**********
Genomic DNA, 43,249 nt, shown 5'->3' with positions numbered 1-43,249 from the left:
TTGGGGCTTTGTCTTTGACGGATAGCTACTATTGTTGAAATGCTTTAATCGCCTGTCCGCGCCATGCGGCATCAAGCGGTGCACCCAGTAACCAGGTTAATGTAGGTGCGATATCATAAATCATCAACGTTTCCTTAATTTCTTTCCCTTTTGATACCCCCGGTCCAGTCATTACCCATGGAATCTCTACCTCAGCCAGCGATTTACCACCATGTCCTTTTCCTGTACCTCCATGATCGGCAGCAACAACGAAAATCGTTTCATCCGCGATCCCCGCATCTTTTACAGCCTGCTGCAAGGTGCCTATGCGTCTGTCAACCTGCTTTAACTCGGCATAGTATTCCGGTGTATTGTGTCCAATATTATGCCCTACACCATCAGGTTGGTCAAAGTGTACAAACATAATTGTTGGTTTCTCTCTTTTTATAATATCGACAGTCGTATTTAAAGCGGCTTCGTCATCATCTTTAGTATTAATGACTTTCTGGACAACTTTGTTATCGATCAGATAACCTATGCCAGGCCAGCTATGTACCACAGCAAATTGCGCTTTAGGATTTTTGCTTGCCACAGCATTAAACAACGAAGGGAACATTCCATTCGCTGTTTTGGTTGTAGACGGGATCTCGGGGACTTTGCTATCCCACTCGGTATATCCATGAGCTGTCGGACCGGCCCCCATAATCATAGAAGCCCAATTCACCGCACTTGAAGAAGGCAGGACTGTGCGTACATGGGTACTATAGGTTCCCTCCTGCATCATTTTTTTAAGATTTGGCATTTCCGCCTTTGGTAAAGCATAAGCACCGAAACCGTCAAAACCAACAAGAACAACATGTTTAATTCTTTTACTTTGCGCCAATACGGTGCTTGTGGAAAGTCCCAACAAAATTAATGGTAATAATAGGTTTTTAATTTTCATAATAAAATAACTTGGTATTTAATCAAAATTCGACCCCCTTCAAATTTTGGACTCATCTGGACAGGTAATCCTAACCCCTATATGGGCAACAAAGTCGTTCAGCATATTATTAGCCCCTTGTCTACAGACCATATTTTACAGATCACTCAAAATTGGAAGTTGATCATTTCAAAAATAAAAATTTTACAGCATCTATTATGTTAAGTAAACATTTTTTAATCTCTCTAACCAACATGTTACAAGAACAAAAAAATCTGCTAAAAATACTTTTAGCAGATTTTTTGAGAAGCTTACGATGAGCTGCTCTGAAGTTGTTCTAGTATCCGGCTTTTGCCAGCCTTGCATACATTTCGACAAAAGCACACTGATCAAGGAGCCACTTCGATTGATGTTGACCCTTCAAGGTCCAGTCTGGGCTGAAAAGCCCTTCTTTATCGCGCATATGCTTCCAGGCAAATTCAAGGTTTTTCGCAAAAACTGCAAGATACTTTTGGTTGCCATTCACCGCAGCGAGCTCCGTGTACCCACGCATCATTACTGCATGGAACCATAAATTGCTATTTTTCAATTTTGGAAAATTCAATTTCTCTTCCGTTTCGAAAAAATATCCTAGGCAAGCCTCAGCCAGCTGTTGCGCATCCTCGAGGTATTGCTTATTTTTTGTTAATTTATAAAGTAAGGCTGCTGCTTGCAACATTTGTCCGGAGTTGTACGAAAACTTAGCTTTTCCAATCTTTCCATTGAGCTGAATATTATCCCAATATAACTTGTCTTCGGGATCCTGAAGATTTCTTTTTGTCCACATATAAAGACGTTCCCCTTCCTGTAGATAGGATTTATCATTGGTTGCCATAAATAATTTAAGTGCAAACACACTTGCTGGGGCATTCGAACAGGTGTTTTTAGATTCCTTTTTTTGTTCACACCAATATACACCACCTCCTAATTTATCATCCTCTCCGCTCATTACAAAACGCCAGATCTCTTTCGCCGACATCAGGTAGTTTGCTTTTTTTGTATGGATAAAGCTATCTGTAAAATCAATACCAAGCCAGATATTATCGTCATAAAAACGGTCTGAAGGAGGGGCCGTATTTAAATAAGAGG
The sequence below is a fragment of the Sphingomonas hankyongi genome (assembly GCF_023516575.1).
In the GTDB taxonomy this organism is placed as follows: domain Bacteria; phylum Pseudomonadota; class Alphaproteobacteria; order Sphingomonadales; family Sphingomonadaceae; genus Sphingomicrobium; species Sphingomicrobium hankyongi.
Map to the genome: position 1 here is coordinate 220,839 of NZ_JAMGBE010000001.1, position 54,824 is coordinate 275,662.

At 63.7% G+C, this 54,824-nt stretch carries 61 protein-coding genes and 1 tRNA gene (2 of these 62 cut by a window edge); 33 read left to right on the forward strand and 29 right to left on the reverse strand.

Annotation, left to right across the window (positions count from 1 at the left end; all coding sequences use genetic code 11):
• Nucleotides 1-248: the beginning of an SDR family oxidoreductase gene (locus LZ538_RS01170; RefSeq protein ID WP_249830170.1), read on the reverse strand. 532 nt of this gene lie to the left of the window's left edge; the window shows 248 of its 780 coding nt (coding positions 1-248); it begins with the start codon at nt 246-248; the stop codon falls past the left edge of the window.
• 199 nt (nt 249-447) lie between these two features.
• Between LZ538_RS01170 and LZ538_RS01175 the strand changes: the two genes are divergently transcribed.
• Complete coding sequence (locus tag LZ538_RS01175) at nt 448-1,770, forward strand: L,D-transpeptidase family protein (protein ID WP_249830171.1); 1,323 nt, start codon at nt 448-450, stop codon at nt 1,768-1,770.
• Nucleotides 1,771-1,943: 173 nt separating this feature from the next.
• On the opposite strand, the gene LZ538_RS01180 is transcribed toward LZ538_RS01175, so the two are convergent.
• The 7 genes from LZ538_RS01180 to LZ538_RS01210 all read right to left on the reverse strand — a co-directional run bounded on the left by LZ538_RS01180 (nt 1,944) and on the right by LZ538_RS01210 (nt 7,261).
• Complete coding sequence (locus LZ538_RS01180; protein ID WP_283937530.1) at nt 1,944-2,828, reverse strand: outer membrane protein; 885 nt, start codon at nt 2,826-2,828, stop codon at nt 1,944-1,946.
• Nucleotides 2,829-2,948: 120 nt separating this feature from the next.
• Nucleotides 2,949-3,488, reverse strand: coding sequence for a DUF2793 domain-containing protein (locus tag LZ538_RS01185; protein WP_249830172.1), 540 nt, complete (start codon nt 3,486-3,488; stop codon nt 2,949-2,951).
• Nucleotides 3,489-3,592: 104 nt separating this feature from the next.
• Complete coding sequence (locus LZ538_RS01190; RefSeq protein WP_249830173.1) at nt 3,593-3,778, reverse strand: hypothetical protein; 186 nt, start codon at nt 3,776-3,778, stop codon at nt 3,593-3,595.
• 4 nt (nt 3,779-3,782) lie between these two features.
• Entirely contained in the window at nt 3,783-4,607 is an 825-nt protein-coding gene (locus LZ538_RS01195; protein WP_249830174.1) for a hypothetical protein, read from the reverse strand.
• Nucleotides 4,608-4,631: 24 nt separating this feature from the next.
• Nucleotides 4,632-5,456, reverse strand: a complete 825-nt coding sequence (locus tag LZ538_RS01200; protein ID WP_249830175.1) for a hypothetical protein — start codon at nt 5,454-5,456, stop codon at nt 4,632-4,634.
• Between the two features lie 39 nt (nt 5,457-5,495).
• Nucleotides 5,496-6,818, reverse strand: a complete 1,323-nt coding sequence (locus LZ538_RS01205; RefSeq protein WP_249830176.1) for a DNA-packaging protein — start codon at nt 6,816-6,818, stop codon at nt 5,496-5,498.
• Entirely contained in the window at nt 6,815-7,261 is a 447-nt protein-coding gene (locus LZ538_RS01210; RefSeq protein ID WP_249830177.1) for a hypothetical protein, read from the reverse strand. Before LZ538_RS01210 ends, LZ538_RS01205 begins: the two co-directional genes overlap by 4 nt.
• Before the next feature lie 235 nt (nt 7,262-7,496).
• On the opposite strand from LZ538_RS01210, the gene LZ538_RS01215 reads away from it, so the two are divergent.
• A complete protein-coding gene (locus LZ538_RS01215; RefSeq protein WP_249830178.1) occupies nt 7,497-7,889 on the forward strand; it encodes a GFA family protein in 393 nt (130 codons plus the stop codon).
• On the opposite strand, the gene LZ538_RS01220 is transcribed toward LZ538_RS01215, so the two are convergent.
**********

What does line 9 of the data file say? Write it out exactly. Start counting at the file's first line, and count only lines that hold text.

• 199 nt (nt 249-447) lie between these two features.